CCN Thought for the Week – Maropeng Moholoa, Programmes Coordinator at HOPE Africa, a Social Development Programme of the Anglican Church of Southern Africa

 

Archbishop Desmond Tutu described the post-apartheid South Africa as a rainbow nation immediately after our first democratic election in 1994. However, the recent events that took place in South Africa are really worrying, especially when one begins to think of how far we have come as a country. We have seen some isolated incidences that goes against the ethos of the rainbow nation.

 

The #FeesMustFall student protests which began in 2015 continue to haunt many of our universities. It is very unfortunate that many of these protests are violent in nature – from both the police and private security companies and the university students. Several university buildings such as libraries, and most recently part of the historic St Mark Anglican Church in District Six (Cape Town), were destroyed by arson attacks. Service delivery protests in many of the previously disadvantaged communities as well as labour related protests are no different either in terms of violence.

 

It is now public knowledge that the coffin assault duo was found guilty of assault, attempted murder, kidnapping and intimidation charges for forcing Victor Mlotshwa into a coffin and threatening to pour petrol on him. Willem Oosthuizen and Theo Jackson’s actions brought racism as a topic in many households across the country. Regardless of what Mlotshwa did or did not do, it was inhuman of Oosthuizen and Jackson to force him into a coffin.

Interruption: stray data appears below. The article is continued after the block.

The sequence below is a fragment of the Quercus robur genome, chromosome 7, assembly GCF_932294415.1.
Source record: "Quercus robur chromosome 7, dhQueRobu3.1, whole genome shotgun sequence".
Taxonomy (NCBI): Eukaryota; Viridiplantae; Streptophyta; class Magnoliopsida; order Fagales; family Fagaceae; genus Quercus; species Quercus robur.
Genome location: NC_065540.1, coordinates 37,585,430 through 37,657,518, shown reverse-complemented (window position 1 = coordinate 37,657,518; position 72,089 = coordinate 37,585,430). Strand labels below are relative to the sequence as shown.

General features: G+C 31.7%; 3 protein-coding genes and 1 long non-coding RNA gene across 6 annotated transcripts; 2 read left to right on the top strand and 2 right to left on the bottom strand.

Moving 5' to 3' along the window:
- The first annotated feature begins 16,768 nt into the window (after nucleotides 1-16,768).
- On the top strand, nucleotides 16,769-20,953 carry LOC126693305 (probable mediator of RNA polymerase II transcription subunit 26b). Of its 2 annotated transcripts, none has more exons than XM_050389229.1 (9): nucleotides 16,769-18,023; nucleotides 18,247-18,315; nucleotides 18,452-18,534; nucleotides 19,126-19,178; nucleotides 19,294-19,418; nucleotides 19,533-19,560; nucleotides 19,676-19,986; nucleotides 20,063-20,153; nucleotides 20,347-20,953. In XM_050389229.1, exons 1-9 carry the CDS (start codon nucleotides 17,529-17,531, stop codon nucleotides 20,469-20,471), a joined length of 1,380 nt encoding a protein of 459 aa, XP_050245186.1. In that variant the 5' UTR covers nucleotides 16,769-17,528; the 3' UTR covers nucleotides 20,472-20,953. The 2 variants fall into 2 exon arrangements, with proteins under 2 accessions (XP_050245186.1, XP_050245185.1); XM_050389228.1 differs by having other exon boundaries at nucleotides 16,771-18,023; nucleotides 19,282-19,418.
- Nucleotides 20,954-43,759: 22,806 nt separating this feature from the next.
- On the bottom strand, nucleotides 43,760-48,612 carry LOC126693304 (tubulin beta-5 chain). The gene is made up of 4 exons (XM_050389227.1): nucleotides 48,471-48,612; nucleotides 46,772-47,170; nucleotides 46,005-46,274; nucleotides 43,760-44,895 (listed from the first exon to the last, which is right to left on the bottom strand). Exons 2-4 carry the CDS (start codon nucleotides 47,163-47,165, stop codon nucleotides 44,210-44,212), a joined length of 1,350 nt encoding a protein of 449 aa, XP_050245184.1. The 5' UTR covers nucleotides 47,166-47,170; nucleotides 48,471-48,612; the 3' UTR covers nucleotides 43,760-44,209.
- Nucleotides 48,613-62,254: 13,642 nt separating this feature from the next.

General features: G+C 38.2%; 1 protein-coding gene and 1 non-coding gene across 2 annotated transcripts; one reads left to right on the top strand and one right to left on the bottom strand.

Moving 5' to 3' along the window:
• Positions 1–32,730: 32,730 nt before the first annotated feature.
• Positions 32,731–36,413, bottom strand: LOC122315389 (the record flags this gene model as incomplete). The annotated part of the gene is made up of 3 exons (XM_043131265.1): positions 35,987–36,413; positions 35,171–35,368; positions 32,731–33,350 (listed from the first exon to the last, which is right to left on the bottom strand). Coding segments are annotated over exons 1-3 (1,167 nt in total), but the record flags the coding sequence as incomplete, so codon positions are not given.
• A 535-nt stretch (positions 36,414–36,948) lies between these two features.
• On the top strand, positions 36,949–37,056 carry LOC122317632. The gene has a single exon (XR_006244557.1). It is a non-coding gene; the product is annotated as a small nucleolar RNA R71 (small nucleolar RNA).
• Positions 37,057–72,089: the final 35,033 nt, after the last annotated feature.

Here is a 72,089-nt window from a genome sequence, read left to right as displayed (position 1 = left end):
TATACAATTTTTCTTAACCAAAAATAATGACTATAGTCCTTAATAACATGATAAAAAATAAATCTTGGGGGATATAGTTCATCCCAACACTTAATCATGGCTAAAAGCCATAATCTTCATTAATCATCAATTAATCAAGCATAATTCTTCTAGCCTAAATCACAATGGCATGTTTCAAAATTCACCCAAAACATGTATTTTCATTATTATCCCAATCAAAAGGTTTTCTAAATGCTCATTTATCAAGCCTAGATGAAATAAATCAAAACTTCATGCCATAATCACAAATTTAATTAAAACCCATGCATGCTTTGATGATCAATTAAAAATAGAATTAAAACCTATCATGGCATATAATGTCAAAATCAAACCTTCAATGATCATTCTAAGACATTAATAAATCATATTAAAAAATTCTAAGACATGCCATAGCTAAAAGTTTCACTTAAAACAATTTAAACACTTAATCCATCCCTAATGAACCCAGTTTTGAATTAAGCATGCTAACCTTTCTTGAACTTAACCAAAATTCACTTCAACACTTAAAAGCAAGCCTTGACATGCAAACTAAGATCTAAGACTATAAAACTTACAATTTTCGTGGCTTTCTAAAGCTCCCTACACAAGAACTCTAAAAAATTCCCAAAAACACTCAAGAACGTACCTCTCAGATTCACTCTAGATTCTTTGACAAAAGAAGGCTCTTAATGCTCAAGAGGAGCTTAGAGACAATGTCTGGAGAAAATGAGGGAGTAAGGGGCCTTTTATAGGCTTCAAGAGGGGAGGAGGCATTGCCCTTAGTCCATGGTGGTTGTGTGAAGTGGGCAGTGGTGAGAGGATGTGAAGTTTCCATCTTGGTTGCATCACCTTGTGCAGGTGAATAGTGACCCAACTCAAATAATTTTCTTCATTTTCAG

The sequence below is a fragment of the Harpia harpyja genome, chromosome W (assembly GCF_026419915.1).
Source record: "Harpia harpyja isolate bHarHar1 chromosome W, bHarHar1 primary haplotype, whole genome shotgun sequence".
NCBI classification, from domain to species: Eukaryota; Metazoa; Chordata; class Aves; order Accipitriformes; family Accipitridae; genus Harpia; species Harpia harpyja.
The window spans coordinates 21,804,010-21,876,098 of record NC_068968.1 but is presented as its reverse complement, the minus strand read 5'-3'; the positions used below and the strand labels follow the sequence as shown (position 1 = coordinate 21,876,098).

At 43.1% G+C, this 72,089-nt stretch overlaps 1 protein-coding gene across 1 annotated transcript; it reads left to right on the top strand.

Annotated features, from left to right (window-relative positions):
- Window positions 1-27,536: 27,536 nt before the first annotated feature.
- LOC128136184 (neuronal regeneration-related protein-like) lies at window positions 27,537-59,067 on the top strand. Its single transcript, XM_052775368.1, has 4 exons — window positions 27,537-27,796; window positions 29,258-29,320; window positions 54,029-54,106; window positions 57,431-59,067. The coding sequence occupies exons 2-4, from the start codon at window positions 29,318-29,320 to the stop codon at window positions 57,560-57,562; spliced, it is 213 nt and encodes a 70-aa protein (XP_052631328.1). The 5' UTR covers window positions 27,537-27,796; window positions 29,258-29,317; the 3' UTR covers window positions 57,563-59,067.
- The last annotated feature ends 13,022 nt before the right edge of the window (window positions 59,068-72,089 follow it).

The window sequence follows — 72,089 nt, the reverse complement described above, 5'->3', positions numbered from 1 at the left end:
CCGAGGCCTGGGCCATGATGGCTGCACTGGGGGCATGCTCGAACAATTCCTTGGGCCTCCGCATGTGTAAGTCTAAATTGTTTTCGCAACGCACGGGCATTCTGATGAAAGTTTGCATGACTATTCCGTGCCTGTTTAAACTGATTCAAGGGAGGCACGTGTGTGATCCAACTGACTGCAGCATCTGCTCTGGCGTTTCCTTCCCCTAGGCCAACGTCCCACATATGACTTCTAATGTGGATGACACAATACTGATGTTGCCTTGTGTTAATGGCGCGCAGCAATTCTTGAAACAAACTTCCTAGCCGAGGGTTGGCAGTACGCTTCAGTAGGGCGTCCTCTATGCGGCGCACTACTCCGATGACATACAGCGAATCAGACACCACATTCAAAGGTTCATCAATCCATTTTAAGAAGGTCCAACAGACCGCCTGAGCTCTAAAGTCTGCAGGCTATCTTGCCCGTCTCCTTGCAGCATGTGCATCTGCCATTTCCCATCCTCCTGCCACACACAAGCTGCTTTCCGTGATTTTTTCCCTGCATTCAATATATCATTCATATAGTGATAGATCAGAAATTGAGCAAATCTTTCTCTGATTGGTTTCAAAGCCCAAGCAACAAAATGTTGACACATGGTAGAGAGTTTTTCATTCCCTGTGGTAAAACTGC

Two university students were recently suspended for using the K-words (ethnic term of abuse) in a video which was erroneously shared on a social media group. The fact that these young students appeared to be comfortable to use the K-word is worrying. It clearly shows that while some of us are moving forward, some people are moving backward. The same could be said about people who paraded the apartheid flag during the recent #BlackMonday Campaign.

 

With all these events and many others not included here such as xenophobia, true reconciliation seems to be a pipe dream. But our Christian faith challenges us to be a people of hope.  It is for this reason that the Community of Cross of Nails (CCN) centres in South Africa have a duty to promote the principles of ubuntu which teaches community solidarity, caring and sharing amongst community members. CCN centres together with the International Cross of Nails Schools should continue to focus on healing the wounds of history, learning to live with difference and celebrate diversity, and building the culture of peace. CCN ministry is surely relevant and could be enhanced by community dialogues.

 

Peace and Blessings.

 

 

 

CCN Thought for the Week for 3rd November – Maropeng Maholoa
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